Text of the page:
Curry, a well known vocalist, guitarist and recording artist from Bloomington who now resides near Nashville, Tennessee, represents a younger generation of Beatles fans. Curry will be returning to Peoria with his band, which includes bassist Tim Brickner of East Peoria and percussionist Francis Valentino (who last played in Peoria in February 2020 as part of David Lee Roth’s band), to help Moore honor the Beatles legacy.

“I’m really looking forward to doing a tribute to the greatest rock and roll band of all time, and the musical companionship of all of my central Illinois friends,” said Curry, whose latest album of original music, “Open Road,” is now available as an independent release. “The Beatles are the first band I can ever recall latching onto as a child. My parents played Beatles records in the house, and my brother and I immediately latched onto every song. Their influence on my writing and playing probably goes deeper than I can even explain or understand. When I listen to a Beatles album, I still hear new things that I never heard before, and I find ways to draw inspiration from that.”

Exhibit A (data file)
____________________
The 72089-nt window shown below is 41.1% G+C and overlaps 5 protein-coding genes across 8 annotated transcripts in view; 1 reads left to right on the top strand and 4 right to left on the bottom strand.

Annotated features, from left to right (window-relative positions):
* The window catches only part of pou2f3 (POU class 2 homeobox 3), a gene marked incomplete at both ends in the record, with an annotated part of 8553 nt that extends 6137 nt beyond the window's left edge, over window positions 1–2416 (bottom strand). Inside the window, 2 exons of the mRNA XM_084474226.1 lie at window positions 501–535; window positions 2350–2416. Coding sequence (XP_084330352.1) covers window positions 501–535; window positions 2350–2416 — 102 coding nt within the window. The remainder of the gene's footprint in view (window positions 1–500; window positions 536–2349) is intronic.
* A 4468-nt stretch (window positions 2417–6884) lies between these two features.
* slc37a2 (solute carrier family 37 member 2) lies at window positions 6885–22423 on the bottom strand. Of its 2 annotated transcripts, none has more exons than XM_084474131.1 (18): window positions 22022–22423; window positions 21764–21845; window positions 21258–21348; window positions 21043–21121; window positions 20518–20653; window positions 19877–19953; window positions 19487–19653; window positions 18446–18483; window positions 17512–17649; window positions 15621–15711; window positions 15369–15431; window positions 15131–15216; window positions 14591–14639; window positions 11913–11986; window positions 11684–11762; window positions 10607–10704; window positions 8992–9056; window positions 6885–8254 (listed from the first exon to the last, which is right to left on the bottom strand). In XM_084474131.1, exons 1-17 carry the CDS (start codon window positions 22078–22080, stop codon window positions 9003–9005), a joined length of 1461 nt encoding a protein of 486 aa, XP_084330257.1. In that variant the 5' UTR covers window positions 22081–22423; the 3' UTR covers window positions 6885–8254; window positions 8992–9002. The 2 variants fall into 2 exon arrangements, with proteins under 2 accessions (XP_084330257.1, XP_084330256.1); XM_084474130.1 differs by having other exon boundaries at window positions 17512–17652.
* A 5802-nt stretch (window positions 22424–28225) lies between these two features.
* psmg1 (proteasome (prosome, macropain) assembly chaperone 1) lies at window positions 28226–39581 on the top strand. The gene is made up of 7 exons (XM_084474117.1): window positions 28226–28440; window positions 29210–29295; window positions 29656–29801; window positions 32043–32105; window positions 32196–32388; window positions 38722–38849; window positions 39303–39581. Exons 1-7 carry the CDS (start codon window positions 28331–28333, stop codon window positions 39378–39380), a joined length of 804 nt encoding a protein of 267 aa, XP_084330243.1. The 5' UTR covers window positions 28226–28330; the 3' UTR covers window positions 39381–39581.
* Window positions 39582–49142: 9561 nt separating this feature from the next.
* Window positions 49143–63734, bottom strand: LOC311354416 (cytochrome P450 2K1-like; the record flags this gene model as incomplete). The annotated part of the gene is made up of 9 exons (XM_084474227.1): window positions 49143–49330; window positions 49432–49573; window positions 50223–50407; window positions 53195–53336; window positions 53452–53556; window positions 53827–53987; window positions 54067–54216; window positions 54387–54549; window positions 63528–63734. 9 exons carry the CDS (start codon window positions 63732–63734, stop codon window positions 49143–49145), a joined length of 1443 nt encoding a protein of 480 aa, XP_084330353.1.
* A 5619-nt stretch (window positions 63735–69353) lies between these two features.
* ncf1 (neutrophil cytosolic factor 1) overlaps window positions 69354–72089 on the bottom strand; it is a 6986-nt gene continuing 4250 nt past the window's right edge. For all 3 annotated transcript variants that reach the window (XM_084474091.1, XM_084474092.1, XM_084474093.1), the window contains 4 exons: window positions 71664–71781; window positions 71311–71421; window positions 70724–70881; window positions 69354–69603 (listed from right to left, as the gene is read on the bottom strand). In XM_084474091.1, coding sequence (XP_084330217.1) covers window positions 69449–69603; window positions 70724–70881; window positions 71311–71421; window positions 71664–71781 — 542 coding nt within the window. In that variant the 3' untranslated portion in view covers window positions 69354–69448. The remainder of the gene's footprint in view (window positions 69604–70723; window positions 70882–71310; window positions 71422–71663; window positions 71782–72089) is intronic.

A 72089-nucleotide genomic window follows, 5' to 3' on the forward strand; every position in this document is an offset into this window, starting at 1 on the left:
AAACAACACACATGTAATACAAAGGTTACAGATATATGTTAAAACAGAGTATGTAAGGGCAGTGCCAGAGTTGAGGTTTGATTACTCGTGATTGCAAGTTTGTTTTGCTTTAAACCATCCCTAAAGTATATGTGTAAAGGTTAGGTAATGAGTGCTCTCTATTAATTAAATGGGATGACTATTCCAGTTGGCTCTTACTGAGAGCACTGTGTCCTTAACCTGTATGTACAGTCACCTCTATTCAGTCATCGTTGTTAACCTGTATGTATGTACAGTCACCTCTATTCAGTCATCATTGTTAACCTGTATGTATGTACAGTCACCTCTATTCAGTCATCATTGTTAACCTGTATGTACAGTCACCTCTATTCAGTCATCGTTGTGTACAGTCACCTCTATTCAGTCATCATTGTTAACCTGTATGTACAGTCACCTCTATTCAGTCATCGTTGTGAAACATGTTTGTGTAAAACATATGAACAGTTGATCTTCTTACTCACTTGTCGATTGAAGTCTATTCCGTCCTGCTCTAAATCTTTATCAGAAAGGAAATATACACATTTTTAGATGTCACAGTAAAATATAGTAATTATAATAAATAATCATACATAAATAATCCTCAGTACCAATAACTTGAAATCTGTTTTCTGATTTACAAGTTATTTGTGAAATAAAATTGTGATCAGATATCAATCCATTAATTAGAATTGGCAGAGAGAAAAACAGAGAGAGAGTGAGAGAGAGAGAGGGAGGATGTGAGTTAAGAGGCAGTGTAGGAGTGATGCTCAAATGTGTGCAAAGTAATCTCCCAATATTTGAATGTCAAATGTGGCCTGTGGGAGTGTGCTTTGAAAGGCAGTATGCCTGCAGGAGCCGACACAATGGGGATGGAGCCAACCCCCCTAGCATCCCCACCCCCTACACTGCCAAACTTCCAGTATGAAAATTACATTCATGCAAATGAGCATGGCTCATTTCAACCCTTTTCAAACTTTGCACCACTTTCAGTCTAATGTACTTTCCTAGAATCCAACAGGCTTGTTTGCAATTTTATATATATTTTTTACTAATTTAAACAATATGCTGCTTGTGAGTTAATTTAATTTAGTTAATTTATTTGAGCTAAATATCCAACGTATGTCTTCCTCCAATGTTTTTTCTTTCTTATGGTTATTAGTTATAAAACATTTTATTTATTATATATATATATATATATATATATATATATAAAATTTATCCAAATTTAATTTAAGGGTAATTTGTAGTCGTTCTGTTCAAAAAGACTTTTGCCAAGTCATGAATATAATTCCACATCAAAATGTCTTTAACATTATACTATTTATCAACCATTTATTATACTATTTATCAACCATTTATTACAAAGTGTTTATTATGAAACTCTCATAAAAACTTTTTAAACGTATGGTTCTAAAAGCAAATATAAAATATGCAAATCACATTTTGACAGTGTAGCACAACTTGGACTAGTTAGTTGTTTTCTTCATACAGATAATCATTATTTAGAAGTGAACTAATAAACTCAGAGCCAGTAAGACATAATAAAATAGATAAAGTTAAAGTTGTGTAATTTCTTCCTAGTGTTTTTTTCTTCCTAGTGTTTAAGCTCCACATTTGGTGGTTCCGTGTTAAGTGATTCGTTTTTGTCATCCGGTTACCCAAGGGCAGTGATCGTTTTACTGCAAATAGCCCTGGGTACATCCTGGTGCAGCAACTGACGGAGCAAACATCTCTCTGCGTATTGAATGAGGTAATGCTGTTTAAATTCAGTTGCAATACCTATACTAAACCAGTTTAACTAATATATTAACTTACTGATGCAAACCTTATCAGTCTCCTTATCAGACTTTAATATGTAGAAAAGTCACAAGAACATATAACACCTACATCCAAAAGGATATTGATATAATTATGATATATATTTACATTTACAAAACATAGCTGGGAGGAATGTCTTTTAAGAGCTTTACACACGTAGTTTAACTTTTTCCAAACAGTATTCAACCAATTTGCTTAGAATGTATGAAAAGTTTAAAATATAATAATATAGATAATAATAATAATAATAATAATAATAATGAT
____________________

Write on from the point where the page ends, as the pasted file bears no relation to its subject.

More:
As is the case with Curry, Josh Bradshaw, guitarist and vocalist for Jonny Quest, said the Beatles were among his earliest and most profound musical influences. “For me, the show is an opportunity to play the music that first hooked me on wanting to play guitar,” Bradshaw said. “And this group of musicians are my favorites-- a mix of local musical heroes and the people I most respect and enjoy playing music with.

“It’s a dream come true for me, and it’s a perfect storm of songs we all love played by people who have much love and admiration for each other. Craig (Moore) puts together these projects that no one else would dare try to tackle, and he makes it work like only Craig could. I feel that anyone who grabs a seat in the Scotty that night won’t soon forget the experience. The Beatles gave us the gift of their (musical) catalog, and what better way to honor it than to recreate it in the same spirit that drove them to create it.”